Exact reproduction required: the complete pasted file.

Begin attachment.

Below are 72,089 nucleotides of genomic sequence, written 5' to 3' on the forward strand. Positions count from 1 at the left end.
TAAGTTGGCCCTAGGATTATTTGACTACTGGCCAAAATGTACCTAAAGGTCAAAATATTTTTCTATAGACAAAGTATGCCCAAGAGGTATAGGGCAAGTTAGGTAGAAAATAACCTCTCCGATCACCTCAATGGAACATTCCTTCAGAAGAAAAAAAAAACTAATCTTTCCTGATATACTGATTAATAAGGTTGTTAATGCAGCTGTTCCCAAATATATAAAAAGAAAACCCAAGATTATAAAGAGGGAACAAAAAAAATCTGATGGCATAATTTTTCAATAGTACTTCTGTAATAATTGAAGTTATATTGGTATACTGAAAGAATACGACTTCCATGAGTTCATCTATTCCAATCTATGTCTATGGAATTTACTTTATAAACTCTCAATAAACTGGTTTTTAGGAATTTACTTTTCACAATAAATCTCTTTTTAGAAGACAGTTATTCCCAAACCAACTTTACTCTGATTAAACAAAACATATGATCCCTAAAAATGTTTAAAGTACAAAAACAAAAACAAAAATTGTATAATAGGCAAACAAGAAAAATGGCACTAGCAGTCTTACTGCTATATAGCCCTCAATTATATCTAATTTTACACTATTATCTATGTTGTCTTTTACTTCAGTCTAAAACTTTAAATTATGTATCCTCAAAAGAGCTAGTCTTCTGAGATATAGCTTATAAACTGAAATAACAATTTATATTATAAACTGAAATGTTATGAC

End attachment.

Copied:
Below are 72,089 nucleotides of genomic sequence, written 5' to 3' on the forward strand. Positions count from 1 at the left end.
TAAGTTGGCCCTAGGATTATTTGACTACTGGCCAAAATGTACCTAAAGGTCAAAATATTTTTCTATAGACAAAGTATGCCCAAGAGGTATAGGGCAAGTTAGGTAGAAAATAACCTCTCCGATCACCTCAATGGAACATTCCTTCAGAAGAAAAAAAAAACTAATCTTTCCTGATATACTGATTAATAAGGTTGTTAATGCAGCTGTTCCCAAATATATAAAAAGAAAACCCAAGATTATAAAGAGGGAACAAAAAAAATCTGATGGCATAATTTTTCAATAGTACTTCTGTAATAATTGAAGTTATATTGGTATACTGAAAGAATACGACTTCCATGAGTTCATCTATTCCAATCTATGTCTATGGAATTTACTTTATAAACTCTCAATAAACTGGTTTTTAGGAATTTACTTTTCACAATAAATCTCTTTTTAGAAGACAGTTATTCCCAAACCAACTTTACTCTGATTAAACAAAACATATGATCCCTAAAAATGTTTAAAGTACAAAAACAAAAACAAAAATTGTATAATAGGCAAACAAGAAAAATGGCACTAGCAGTCTTACTGCTATATAGCCCTCAATTATATCTAATTTTACACTATTATCTATGTTGTCTTTTACTTCAGTCTAAAACTTTAAATTATGTATCCTCAAAAGAGCTAGTCTTCTGAGATATAGCTTATAAACTGAAATAACAATTTATATTATAAACTGAAATGTTATGAC